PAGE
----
Manufacturer's Suggested Retail Price (MSRP), also known as "sticker" price, is a recommended selling price that automakers give a new car that is above the invoice price paid by the dealer. It is a price that does not include any options that can be added to a particular car style. When shown as a range, the prices are starting MSRPs, without options, for multiple styles for that model.
This price range reflects the Kelley Blue Book Suggested Retail value for all trim levels, but not necessarily all available options.
The Kelley Blue Book Suggested Retail value represents the amount an auto dealer might ask for a specific vehicle; the actual sale price will vary. A vehicle's popularity, condition, warranty, color and local market conditions are factors involved in determining a final price. The retail value is not a trade-in or private party value.
The Suggested Retail value assumes that the vehicle has been fully reconditioned and has a clean title history. The Suggested Retail value also allows for advertising, sales commissions, insurance and other costs of doing business as a dealer. Most vehicles offered at this price have passed an inspection, and some may carry a warranty. Vehicle mileage is assumed to be normal or below normal.
Best Bets get above-average mpg, class-average or better reliability, class-average or better crash-test ratings, and our recommendation.
Expert Reviews 1 of 9
By Kelsey Mays
September 30, 2008
The Chevrolet Traverse is GM's fourth three-row crossover, joining the Saturn Outlook, GMC Acadia and Buick Enclave. Outfitted with the platform's latest improvements, the Traverse avoids some of the minor issues that dogged those other crossovers early on, but it introduces a few of its own. Still, it shares the GM crossover family's core strengths and deserves a close look — provided, of course, you dig its nebulous styling.
Trim levels include the base LS, midlevel LT — which Chevy splits into LT1 and better-equipped LT2 categories — and loaded LTZ. All come in front- or all-wheel drive, and seating for eight is standard, though uplevel trims swap the second-row bench for captain's chairs, reducing seating capacity to seven. I tested a front-wheel-drive Traverse LT1; click here to compare it with its GM siblings. Left-Field Looks GM says the Traverse drew styling inspiration from Chevy's Malibu. I can accept that: The stacked grille and chiseled headlights from the well-received family sedan fit the larger canvas well enough. It's the rear that leaves me sour. The Outlook's and Acadia's are cleverly packaged; the Traverse's tail, with its beady lights and contorted planes, pulls an automotive "Ugly Betty" — it could have looked so much better. Disagree? Drop me an email.
The LS has black mirrors and steel wheels, which make for a downmarket look, but many competitors' base trims do the same. LT models have 18-inch alloy wheels and body-colored moldings. The LTZ has 20-inch rims. At 205 inches long, the Traverse is much longer than many competitors — it's practically straying into minivan territory. Width and height are equally plus-sized, as is its 40.4-foot turning circle. A backup camera assists with tight parking duties; it's standard on the LT2 and LTZ. The LT1 gets audible rear parking sensors, with a camera optional.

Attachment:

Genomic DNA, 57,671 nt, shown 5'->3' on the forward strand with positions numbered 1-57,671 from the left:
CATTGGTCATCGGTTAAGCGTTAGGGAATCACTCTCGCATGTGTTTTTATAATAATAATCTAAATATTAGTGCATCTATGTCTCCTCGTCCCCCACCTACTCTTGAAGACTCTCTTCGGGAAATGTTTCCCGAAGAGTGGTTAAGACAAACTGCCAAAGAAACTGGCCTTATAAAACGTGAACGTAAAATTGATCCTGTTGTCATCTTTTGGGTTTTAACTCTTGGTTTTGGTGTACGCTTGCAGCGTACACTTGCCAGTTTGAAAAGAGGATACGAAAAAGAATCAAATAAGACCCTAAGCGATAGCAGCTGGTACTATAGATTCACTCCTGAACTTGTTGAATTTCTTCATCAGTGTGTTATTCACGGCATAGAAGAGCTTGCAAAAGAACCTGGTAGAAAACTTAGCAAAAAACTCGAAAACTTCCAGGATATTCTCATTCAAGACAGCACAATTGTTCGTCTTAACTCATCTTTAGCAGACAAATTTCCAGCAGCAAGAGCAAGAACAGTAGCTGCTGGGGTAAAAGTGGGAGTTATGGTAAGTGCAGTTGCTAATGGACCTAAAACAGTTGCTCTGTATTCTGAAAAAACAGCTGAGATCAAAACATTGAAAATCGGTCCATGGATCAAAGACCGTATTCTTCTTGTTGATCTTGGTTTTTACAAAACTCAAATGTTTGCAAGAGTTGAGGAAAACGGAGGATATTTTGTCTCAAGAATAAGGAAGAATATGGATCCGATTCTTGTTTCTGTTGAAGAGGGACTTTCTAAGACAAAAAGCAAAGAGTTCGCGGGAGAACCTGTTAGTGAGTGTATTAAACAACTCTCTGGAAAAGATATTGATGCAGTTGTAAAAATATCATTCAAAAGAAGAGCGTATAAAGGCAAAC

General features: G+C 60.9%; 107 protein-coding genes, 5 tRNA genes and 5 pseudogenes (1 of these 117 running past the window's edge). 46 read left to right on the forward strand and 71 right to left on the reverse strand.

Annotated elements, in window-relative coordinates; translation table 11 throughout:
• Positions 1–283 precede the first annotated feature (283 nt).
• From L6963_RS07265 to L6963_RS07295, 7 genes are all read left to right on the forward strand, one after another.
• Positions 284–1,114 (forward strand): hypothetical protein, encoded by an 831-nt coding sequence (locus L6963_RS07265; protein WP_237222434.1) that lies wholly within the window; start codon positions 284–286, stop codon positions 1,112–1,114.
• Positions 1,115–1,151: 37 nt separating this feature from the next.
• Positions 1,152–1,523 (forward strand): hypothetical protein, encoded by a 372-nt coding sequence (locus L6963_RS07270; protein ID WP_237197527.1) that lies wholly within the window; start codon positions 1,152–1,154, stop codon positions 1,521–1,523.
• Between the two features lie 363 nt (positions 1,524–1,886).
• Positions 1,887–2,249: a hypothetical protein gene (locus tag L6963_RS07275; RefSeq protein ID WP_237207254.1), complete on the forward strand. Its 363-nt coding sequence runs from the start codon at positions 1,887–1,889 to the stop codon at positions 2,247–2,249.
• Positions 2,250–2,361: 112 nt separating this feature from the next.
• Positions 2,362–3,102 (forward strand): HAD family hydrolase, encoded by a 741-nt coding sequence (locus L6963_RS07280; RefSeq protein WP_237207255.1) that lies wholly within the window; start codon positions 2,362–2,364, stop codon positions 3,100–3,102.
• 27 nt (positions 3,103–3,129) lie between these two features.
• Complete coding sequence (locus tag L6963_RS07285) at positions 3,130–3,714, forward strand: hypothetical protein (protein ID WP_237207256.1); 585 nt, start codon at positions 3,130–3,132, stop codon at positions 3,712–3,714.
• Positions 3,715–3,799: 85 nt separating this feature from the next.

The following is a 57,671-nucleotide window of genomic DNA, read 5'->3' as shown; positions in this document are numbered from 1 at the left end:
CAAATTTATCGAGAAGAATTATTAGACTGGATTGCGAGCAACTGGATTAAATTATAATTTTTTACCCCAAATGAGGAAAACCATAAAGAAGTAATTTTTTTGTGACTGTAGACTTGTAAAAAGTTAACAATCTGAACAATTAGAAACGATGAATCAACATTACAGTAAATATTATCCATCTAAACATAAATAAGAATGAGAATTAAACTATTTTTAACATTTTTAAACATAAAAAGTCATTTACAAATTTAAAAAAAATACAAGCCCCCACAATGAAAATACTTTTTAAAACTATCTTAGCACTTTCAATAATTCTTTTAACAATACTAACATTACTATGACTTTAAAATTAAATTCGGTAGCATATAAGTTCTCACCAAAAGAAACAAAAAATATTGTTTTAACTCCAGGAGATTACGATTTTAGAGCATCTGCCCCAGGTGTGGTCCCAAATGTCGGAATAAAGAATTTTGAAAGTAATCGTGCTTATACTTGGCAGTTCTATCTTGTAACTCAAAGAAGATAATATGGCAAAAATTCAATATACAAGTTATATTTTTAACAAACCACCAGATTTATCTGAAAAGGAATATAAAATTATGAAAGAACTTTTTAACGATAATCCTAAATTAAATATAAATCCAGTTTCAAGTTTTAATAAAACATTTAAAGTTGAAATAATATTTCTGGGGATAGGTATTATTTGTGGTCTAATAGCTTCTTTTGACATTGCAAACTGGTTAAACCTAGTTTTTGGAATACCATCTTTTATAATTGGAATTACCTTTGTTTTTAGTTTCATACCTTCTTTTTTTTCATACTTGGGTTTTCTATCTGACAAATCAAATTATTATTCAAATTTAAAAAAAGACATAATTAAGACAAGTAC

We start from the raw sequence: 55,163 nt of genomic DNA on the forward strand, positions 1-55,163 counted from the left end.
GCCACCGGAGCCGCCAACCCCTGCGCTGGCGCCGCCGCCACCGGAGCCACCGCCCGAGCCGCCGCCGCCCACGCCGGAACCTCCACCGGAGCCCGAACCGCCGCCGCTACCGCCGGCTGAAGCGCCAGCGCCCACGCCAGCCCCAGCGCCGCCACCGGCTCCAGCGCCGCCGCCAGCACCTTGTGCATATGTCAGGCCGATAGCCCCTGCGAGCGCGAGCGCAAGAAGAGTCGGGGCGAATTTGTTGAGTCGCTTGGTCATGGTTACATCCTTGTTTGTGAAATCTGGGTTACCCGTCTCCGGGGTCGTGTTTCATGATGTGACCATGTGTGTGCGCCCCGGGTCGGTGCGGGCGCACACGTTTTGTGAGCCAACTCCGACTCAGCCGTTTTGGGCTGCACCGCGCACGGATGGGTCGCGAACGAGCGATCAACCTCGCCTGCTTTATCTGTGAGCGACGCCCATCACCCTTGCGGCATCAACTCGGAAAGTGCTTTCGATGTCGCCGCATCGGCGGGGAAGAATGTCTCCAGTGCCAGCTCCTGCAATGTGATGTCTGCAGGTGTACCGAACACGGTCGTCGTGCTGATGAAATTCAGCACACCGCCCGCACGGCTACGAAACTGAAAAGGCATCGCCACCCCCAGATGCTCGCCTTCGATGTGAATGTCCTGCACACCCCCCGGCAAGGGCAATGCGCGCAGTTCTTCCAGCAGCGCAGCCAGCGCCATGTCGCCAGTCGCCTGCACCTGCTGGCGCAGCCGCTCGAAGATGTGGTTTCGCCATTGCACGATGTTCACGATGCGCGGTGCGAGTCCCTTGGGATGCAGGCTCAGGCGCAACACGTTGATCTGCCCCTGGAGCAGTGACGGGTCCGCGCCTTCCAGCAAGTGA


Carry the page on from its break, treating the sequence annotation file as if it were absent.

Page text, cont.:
Turning circle (ft.)
Source: Automaker data for 2009 models. Width excludes mirrors; height excludes roof rails. Some models may have larger turning circles depending on wheel choice.
The Inside Like the Malibu, the Traverse sports inventive angles and plenty of overlapping materials inside. GM manages to pull it off: The dash feels fresher than the traditional shapes in the Highlander and Veracruz, but it avoids going completely over the top — like, say, the redesigned Pilot and its gargantuan center stack.
Like with many competitors — the Veracruz is one notable exception — most plastics are hard to the touch, and these have a grainier, lower-rent feel than the stuff in a CX-9 or Highlander. Overall build quality, however, is solid. Our preproduction test cars had a number of misaligned panels; I dropped by a Chicago dealership to check out an early production model, and its dash fits together dramatically better.
GM's crossovers are good examples of the company's recent efforts to improve quality, and the Traverse generally impresses. The turn signals engage with the satisfying certainty that Saturn, Pontiac and Chevy cars couldn't come close to just a few years ago. The center controls have the attractive chrome runners and rubberized grips that the General rolled out across its lineup a few years back. The CX-9 and Pilot still lead the class in areas like button feel and knob movement, but the Traverse is competitive, and its stereo has one of the most user-friendly layouts in the business.
Move up the trim ladder, and the luxury features pile up. Leather upholstery is optional on the LT and standard on the LTZ; the latter also has a navigation system and heated and cooled front seats. A dual-pane moonroof that covers the first and second rows is optional. Seating & Storage A high dashboard and modest step-in height give the Traverse a lower, more carlike feel than many competitors. The cloth seats I tested had ample adjustment range but unremarkable quality; the Enclave's cloth seats in particular feel much higher-grade. The Traverse's could use softer cushioning, especially in the backrest.
Whether in two- or three-seat configuration, the second row reclines and moves forward and backward. Scooting the seats forward a few clicks leaves enough legroom for adults in both rows. Headroom is good in the second row but marginal in the third, and neither one sits particularly high off the ground, so thigh support may not be great for taller passengers. Third-row seats in anything other than minivans or full-size SUVs are typically small, but if you want a crossover and an adult-friendly third row is important to you, the Flex is your best bet.